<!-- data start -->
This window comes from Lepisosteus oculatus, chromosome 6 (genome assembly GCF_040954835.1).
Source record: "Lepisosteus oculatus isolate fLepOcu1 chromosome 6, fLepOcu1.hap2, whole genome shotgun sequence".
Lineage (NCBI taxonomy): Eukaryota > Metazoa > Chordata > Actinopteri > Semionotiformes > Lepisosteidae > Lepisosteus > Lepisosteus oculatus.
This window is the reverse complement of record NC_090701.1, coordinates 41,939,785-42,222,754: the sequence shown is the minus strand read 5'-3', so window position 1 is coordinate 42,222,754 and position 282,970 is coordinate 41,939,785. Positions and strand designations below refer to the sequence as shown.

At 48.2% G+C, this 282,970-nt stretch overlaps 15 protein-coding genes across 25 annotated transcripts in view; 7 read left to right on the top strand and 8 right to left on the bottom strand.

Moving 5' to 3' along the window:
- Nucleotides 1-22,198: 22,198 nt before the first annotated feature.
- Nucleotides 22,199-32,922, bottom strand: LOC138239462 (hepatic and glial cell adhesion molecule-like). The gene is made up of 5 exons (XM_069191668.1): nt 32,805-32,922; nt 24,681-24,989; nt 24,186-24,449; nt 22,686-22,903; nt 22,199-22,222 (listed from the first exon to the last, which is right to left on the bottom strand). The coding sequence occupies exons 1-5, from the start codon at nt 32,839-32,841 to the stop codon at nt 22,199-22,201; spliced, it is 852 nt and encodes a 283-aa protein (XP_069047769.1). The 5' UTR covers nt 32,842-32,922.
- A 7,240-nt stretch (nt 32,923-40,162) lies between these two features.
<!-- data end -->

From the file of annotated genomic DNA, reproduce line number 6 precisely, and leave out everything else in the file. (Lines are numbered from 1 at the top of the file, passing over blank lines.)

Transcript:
Moving 5' to 3' along the window: